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Friday, September 20, 2019

Class action: Walgreens mismanaged retirement funds, cost workers $300M by investing in underperforming funds

Federal Court

By Cook County Record | Aug 9, 2019

A new class action asserts Walgreens owes tens of thousands of retirees and employees money for allegedly mismanaging their retirement accounts by leaving investments in underperforming funds, costing employees more than $300 million in retirement savings.

On Aug. 9, a group of Walgreens workers and retirees filed suit in Chicago federal court, asserting Walgreens violated federal law for allegedly knowingly leaving about $3 billion in worker retirement investments in poorly performing investment vehicles.

The lawsuit was filed by attorneys Charles Field, Paul Blankenstein, David Tracey and Danielle Fuschetti, of the firm of Sanford Heisler Sharp LLP, of San Diego, Washington, D.C., New York and San Francisco; and Mark E. Maddox, of Maddox Hargett & Caruso P.C., of Fishers, Ind.

The lawsuit centers on investments made by Walgreens’ Retirement Plan Committee as part of the company’s Profit-Sharing Retirement Plan.

Particularly, the lawsuit points to investment decisions made in 2013, when the plan’s managers allegedly “loaded the plan with a suite of poorly performing funds,” which it identified as “the Northern Trust Target Retirement Trusts.”

The complaint described those funds as “target date funds,” which “are designed to achieve certain investment results based on an investor’s anticipated retirement date.

The complaint notes such investment vehicles can account for as much as 21% of all retirement funds, , and may hold at least $734 billion of retirement savings.

According to the complaint, Walgreens selected these particular Northern Trust funds as the default investment vehicle for workers participating in its retirement plans.

However, the complaint said, these Northern Trust funds underperformed the market, leaving workers’ retirement funds short of what they otherwise could have been.

“Despite a market teeming with better-performing alternatives, Walgreen selected the Northern Trust Funds,” the complaint said. “When Walgreen added the Funds to the Plan in 2013, the Funds already had a history of poor performance. They had significantly underperformed their benchmark indexes and comparable target date funds since Northern Trust launched the Funds in 2010.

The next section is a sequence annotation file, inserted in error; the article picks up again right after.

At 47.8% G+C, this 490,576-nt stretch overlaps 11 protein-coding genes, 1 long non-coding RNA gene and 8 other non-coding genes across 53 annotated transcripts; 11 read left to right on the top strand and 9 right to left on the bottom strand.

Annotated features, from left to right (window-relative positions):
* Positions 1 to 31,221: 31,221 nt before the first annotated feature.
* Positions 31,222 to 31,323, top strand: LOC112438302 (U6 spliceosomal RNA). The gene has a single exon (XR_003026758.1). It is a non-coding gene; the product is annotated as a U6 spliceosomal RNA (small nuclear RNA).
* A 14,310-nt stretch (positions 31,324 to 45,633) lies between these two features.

“Predictably, the Northern Trust Funds continued underperforming through the present. For nearly a decade, these investment options performed worse than 70 to 90 percent of peer funds.

“Still, Walgreen refuses to remove the Funds.”

According to the complaint, the Northern Trust target date funds currently hold more than $3 billion in Walgreen worker retirement money, or about 30% of the Walgreens’ retirement plan assets.

The complaint asserts data compiled by Morningstar Inc. has allowed the plaintiffs to “project the (Walgreens) Plan lost upwards of $300 million in retirement savings since 2014 because of Walgreen’s decision to retain the Northern Trust Funds instead of removing them.”

They assert this means “the average Plan participant could earn $193,925 less in retirement savings than employees in top-rated retirement plans of a similar size,” which they said “translates to an additional 10 years of work per participant.”

The complaint asks the court to allow the lawsuit to proceed as a class action, which could include tens of thousands of Walgreens workers.

The complaint asks the court to order Walgreens to “make good” to the retirement plan the alleged $300 million in estimated underperformance “and to otherwise restore the Plan to the position it would have occupied but for the breaches of fiduciary duty.” They also request attorney fees for class counsel, identified as the firm of Sanford Heisler Sharp LLP.



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Organizations in this Story

Sanford Heisler The Walgreen Company U.S. District Court for the Northern District of Illinois

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